The U.N.’s top humanitarian official, John Holmes, announced today that four of the international aid organizations expelled from Sudan in March would be allowed to resume operations in Darfur. In what seems like a face saving move by the Sudanese government, the agencies will have to assume new names, logos, and dispatch new teams, according to registration requirements made by Khartoum.
Sudanese President Omar al-Bashir kicked 16 aid agencies out of Sudan in retaliation for the International Criminal Court’s decision to charge him with crimes against humanity and war crimes. At the time, Bashir spoke of the move as an effort to “Sudanize” the aid delivery in the country and indicated that it was just the first step in pushing out all non-Sudanese aid agencies “within a year.” Prior to the expulsion, Darfur was the largest humanitarian aid operation in the world, with 4.7 million people dependent on aid.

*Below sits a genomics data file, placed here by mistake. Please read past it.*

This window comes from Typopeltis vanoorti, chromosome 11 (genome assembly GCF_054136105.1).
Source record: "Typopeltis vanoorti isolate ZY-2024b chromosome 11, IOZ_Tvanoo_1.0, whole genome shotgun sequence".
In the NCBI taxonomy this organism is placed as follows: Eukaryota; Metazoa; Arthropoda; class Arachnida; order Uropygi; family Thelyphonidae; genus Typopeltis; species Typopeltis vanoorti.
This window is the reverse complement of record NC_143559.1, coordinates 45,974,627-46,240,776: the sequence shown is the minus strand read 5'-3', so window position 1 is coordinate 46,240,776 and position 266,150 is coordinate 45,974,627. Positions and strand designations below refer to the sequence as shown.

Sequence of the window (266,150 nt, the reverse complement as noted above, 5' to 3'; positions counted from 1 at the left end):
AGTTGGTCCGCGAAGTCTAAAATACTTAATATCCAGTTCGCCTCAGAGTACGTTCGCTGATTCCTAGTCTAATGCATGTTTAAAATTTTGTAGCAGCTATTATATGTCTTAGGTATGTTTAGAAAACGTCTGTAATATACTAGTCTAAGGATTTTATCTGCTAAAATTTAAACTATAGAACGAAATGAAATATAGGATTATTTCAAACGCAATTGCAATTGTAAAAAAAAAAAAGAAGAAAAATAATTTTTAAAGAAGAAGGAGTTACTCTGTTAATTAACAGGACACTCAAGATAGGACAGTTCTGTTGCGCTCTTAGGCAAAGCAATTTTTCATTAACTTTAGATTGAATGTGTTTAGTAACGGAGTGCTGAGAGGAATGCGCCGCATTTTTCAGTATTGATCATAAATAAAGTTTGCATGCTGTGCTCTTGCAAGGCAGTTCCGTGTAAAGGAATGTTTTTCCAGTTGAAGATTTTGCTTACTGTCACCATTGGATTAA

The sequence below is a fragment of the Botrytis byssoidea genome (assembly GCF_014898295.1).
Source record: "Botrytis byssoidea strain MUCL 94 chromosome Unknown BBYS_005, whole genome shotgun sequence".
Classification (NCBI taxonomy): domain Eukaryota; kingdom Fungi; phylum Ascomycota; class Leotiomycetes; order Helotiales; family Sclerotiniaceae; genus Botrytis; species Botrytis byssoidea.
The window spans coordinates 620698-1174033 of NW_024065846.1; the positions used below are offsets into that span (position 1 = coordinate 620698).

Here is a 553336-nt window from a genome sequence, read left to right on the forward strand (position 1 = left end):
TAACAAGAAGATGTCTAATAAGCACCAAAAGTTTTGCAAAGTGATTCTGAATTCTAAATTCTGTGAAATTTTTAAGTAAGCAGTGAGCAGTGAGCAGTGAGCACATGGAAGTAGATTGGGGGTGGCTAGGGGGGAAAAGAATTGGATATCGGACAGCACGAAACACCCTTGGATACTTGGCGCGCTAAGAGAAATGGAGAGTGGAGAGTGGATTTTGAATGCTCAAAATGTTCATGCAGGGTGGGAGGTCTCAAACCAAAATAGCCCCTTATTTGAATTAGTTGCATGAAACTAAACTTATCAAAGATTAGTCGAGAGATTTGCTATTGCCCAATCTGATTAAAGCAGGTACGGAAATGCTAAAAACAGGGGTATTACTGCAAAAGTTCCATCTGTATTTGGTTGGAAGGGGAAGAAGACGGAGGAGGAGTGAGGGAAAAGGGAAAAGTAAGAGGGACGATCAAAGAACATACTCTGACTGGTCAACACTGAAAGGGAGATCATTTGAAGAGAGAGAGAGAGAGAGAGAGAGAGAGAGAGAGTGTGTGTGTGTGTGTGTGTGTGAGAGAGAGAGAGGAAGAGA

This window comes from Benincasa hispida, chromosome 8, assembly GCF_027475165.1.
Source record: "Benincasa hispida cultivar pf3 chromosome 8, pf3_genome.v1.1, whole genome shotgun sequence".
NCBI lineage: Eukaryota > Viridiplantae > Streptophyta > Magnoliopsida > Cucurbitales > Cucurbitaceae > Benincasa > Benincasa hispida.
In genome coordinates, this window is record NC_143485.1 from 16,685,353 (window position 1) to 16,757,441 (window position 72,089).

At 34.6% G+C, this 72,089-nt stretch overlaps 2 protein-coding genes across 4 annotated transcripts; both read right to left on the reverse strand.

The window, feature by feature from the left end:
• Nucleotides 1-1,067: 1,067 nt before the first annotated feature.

The four international agencies that have been given the green light to return include: Care, Mercy Corps, Save the Children, and Padco.
In today’s briefing, Holmes acknowledged that it would take some time before the four returning agencies would resume service delivery at full capacity; the Sudanese government seized the assets and equipment of the agencies it expelled, therefore they will have to restock before work can begin again.
Check back for more details as the story develops.